MONTEVIDEO Fierce opposition to abortion among many Uruguayan gynecologists is overshadowing the implementation of a new law legalizing the procedure in the mainly Roman Catholic South American nation.
Uruguay's Congress voted narrowly last year to legalize abortions in the first 12 weeks of pregnancy, a rare move that underscored the country's liberal leanings on civil liberties issues.
But since the law came into force in November, almost a third of the doctors qualified to carry out the procedure are refusing to do so for ethical or religious reasons, Deputy Health Secretary Leonel Briozzo said last week.
A group of about 100 gynecologists have presented a petition to Uruguay's center-left government, questioning the decree that sets out enforcement of the new law. Some have accused the health ministry of pressuring them to carry out abortions.
"We get trained at university to cure people and save lives and we know very well that abortion is murder. Pregnancy is never an illness," said doctor Maria Lujan Chiesa, who is among the group that has sent a petition to the government.
The new legislation allows doctors and private health centers to cite conscience grounds to avoid carrying out abortions, but the government is now demanding such objections be submitted in writing.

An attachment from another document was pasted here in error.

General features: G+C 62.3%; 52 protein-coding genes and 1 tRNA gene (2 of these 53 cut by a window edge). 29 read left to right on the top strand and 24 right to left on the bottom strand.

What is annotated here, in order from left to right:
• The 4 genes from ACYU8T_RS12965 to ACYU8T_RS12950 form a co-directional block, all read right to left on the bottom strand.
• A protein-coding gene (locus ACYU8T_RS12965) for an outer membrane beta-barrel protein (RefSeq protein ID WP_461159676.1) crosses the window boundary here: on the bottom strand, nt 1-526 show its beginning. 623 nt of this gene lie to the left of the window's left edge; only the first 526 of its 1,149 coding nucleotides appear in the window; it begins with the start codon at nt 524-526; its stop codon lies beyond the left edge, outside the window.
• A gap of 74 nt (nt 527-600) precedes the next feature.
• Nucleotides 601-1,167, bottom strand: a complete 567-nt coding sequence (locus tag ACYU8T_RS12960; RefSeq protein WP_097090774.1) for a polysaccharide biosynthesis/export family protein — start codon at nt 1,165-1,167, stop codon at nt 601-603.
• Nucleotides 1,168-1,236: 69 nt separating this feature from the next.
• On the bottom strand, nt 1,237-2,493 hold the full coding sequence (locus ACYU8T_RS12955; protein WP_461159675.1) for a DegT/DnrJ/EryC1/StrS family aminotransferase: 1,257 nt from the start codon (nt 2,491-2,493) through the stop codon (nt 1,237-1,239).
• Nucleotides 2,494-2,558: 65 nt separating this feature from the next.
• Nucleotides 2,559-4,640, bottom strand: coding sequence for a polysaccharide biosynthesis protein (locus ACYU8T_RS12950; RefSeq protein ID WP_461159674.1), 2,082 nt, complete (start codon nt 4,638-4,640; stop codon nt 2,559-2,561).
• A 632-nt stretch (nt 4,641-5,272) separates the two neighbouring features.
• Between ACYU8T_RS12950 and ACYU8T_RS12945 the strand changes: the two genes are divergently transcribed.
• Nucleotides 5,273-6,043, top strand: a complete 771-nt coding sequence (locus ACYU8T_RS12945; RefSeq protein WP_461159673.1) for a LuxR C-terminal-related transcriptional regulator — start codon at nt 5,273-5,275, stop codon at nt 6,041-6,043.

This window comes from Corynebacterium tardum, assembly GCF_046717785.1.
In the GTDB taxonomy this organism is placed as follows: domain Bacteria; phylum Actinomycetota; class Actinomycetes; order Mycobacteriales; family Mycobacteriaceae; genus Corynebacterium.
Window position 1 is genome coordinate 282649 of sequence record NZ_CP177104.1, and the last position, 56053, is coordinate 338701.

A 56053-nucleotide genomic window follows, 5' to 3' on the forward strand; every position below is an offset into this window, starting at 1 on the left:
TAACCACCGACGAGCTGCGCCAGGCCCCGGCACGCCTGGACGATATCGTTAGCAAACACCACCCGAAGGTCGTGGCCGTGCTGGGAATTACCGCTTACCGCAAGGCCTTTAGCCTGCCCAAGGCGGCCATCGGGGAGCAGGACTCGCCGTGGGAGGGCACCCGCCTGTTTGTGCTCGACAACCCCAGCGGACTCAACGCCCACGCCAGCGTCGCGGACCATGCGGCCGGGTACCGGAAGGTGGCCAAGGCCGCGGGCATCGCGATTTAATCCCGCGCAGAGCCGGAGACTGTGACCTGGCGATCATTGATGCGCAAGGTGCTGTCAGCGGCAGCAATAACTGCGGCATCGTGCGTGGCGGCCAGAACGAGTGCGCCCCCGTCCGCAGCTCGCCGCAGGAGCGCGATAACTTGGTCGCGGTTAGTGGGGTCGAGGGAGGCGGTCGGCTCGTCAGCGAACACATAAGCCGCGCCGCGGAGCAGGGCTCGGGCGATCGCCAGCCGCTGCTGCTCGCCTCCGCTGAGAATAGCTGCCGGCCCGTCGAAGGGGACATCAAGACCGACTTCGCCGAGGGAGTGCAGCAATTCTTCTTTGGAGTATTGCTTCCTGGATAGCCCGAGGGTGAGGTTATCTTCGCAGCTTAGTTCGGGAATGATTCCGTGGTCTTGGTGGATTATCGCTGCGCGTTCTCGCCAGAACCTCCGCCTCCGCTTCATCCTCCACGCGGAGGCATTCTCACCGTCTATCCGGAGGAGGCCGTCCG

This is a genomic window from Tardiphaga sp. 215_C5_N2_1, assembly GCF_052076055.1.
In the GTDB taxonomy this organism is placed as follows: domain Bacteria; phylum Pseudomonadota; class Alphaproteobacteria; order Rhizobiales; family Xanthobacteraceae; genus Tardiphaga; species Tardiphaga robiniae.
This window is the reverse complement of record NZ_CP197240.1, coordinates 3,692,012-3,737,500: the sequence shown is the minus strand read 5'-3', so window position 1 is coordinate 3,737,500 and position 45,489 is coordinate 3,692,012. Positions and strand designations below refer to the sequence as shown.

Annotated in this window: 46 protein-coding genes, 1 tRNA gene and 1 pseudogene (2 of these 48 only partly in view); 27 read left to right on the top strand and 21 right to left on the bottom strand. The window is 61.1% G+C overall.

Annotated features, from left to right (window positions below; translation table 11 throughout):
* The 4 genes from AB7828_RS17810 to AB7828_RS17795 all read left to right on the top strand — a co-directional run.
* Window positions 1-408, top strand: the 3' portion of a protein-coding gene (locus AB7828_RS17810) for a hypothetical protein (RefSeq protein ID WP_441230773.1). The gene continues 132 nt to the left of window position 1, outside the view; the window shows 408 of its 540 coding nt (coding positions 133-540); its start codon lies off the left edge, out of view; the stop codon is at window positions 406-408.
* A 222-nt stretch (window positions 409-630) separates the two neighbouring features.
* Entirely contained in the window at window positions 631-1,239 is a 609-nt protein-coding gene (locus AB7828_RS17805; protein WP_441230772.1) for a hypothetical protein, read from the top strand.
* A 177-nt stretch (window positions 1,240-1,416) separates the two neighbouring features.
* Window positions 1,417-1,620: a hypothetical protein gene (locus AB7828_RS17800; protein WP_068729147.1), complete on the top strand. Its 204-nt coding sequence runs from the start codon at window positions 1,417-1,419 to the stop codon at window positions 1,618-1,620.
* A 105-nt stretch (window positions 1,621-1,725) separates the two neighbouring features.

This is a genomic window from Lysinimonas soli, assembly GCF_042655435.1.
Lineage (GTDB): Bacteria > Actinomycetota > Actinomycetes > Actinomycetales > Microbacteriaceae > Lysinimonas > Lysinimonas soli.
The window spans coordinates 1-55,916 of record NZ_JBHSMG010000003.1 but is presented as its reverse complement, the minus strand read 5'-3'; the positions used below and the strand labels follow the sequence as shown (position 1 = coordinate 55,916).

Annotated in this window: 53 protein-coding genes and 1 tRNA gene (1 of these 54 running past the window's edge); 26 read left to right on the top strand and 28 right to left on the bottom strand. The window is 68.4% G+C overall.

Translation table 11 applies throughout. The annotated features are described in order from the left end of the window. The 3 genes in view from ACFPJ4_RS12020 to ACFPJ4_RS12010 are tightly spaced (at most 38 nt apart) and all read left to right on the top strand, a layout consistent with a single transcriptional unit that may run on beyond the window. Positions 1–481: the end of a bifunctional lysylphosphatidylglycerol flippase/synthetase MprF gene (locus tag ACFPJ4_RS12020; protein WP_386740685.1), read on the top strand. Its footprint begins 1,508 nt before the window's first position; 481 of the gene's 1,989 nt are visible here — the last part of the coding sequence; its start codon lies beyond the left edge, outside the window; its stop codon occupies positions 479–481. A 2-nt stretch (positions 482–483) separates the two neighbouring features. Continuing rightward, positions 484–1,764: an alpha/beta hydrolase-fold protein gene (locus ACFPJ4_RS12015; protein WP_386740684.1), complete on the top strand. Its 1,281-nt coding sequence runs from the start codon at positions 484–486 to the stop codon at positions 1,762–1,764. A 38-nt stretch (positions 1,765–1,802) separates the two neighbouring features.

Briozzo pledged to ensure women could get access to abortions and said new doctors would be recruited in public hospitals where staff refused to perform abortions.
"We want to urge health professionals to reflect profoundly about what the fundamental value of the medical profession means," he said. "Frequently, we have to put the genuine interests of our patients above our own opinions."
About 200 abortions were conducted in the first month after the new law came into force, in line with health officials' expectations. Between 10 percent and 20 percent of women who approached a doctor eventually decided to continue with their pregnancies, according to the government.
Patients unable to get abortions because of doctors' opposition have been forced to travel to health centers elsewhere in the country of about 3.3 million people.
"Objecting on the grounds of conscience ... can't become a weapon to hinder rights that are enshrined in law," said Ana Lima, representative of the CLADEM committee for the defense of women's rights in Latin America and the Caribbean.
The only other countries in Latin America where women can abort during normal pregnancies are Communist-ruled Cuba and former British colony Guyana. Leftist-run Mexico City allows abortion in the first 12 weeks of a pregnancy.
President Jose Mujica, a former leftist guerrilla fighter, backed the new law in an effort to tackle illegal abortions that often resulted in health complications and even death.
Uruguay's legislature passed a similar bill in 2008, but then-President Tabare Vazquez, an oncologist, vetoed it.
(Writing by Helen Popper; Editing by Paul Simao)